What is to be done for BNOs for whom the proposed visa route is not a viable option? The best option is not to have a visa route at all and simply to legislate for a UK right of abode for all Hong Kong BNOs and their family members, see my post Hong Kong British Nationals (Overseas) (BNOs): A Route to the UK Right of Abode?

Failing, claiming Refugee Status  and seeking asylum remains an option. If a person is recognised as a Refugee Status and granted asylum by the UK, then they may not be made subject to a ‘no recourse to public funds’ restriction. Further, fees may not be charged for claiming Refugee Status and asylum.

BNOs and Refugee Status in the UK

What are the difficulties facing BNOs in securing Refugee Status and asylum in the UK?

 First, BNOs would have to leave Hong Kong and travel to the UK. However, as non-visa nationals they would be able to fly to the UK and claim Refugee status and asylum at port, seeking entry on that basis.

Second, they would have to face a well-founded fear of persecution for a Refugee Convention reason (political opinion, membership of a particular social group, etc.), were they to be returned to Hong Kong. That would need to be established. That may not be as easy as it seems and each case would need to be carefully assessed on its particular facts.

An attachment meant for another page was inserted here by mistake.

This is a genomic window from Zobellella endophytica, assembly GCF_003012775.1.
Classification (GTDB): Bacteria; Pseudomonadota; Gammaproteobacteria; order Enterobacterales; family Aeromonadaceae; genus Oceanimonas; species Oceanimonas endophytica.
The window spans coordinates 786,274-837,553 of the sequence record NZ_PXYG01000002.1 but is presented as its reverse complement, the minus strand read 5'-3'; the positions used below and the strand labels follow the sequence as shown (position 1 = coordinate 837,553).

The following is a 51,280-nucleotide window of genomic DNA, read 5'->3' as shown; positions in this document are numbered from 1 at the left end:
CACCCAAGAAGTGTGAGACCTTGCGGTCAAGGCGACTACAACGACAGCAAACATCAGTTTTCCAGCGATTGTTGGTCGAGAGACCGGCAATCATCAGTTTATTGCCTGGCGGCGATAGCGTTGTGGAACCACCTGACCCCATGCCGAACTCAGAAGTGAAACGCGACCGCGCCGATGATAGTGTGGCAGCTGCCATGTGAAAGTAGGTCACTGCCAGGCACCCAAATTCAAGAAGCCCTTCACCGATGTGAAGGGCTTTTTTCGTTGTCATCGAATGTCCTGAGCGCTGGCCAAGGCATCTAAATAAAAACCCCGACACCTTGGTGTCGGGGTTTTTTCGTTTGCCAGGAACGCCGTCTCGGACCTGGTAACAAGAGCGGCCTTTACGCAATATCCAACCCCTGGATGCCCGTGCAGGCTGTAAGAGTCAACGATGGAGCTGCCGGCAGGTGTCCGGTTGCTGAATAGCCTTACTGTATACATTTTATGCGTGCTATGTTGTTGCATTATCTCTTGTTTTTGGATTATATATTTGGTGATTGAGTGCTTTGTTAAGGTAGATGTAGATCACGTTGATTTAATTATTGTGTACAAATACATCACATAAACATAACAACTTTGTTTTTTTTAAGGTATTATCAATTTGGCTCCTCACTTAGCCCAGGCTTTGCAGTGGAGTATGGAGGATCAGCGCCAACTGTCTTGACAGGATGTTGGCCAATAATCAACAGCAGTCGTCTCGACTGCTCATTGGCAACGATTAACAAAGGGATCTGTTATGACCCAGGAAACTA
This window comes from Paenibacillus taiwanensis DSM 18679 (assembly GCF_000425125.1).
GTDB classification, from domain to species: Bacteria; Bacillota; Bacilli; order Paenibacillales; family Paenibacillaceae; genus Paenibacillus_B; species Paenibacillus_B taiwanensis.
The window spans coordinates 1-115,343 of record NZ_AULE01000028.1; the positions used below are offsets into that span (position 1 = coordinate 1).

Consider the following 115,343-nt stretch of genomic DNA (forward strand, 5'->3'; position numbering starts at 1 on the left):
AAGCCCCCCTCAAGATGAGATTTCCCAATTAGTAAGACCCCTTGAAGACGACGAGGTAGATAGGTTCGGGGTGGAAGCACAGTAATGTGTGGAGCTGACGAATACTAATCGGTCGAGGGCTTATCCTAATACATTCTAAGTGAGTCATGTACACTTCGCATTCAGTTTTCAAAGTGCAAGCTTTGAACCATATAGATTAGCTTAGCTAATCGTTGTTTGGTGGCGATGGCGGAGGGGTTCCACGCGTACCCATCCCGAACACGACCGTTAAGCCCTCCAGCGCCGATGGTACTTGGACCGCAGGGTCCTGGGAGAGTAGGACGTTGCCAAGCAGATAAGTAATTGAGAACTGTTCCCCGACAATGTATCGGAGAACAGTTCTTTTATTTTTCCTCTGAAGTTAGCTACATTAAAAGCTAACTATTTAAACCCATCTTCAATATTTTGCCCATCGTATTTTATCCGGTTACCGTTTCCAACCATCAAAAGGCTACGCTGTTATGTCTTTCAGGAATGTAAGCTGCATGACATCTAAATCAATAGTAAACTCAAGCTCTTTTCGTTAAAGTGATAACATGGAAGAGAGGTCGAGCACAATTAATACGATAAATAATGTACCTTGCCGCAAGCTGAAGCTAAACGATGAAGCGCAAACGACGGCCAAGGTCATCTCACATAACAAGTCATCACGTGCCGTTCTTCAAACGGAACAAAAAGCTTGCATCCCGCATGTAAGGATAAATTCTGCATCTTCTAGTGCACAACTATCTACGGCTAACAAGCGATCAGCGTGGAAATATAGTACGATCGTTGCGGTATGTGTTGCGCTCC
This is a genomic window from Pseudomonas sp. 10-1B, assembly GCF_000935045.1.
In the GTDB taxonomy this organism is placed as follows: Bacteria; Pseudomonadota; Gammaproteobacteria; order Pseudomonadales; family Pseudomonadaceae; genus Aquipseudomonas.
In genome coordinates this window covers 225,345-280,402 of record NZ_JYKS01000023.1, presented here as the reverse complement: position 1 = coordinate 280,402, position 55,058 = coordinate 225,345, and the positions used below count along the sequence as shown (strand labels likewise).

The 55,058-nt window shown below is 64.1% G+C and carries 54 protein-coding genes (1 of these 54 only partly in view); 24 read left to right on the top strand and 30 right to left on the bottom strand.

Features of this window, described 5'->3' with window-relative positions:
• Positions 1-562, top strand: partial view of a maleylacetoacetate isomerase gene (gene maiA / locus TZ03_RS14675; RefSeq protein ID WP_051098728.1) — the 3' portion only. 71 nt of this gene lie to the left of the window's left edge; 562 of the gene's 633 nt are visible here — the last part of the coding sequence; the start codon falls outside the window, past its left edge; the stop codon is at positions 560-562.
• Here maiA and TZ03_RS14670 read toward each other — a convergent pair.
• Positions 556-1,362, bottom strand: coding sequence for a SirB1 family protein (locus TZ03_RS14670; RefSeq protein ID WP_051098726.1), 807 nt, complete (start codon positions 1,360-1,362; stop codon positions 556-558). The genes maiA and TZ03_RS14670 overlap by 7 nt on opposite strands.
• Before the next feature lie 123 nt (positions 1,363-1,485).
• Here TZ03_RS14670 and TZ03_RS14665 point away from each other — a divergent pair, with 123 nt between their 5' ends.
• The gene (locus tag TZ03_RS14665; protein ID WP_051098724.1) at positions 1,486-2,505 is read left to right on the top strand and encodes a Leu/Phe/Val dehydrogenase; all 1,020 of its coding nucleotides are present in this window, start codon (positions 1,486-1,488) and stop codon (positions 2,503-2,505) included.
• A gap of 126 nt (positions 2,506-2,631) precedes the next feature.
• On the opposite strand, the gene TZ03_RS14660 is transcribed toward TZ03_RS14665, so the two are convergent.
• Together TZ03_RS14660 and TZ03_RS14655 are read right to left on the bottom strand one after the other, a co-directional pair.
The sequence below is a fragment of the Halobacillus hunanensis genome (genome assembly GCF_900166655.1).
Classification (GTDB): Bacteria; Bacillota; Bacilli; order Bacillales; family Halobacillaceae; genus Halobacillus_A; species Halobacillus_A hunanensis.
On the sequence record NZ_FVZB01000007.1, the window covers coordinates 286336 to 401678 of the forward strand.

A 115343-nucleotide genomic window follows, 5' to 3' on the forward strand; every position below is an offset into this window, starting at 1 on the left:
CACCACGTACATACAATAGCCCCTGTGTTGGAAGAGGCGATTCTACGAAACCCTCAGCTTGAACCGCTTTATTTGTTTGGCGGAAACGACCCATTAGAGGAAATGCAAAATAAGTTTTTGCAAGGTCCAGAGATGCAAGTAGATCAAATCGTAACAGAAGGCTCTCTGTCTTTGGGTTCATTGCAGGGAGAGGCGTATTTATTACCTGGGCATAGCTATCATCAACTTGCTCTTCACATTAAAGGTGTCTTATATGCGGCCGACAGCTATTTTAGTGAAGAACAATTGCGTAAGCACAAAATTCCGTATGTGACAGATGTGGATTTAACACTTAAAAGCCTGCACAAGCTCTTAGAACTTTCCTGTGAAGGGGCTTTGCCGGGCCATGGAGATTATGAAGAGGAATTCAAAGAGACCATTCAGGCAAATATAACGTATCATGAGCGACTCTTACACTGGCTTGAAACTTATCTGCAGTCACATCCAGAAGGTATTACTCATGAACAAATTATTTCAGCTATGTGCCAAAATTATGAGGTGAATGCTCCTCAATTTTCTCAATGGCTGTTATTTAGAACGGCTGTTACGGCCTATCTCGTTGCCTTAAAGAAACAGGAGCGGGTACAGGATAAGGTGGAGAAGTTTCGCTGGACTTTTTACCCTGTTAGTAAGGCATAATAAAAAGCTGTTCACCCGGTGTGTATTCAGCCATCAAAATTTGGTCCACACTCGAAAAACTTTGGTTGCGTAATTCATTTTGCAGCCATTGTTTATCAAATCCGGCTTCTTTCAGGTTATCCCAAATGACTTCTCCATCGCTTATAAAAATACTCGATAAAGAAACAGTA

Third, BNOs would need to be outside the country of their nationality. Surely, the UK is one of their countries of nationality (the other being China). How can that circle be squared? BNOs are British nationals. Well to a point they are. It all depends on for what purpose they are British nationals.

Only for some purposes are BNOs nationals of the United Kingdom. BNO status is conferred under UK legislation and BNOs are entitled to UK passports and to seek assistance from UK consular services. BNOs may be deprived of their citizenship status. But BNOs have no right to enter the UK (a right of abode), they are subject to UK immigration law. BNO status might be a link to the UK of a legal character but it does not confer the most fundamental of nationality law rights, the right to come and go freely from the country of your nationality (what the UK terms the right of abode). Therefore, it is arguable that, for Refugee Convention purposes, the UK ought not to be considered the country of a BNO’s nationality. If that is right, a BNO on arrival in the UK is able to claim Refugee Status and seek asylum. Where a person is found to be a Refugee, generally, it is current UK practice to grant asylum. Thus a BNO Refugee would have a route to residence in the UK.

Support for the idea that British nationals who lack a UK right of abode may be able to claim Refugee Status and asylum may be found in the case of R v Chief Immigration Officer, Gatwick Airport, ex parte Harjendar Singh [1987[ Imm AR 346, QBD, where it was held that British Protected Persons, another class of British nationals who lack the UK right of abode, could make a claim in the UK that they held Refugee Status under the 1951 Refugee Convention.

Conclusion

Unless the UK revises its visa offer to Hong Kong BNOs, so as to relax fee requirements, dispense with the Immigration Health Surcharge, and lift the ‘no recourse to public funds’ condition where unaffordable, it may find that BNOs for whom the visa route in unappetising but who consider themselves to be at risk of persecution in Hong Kong  may seek to travel to the UK, assert that they are Refugees, and claim asylum.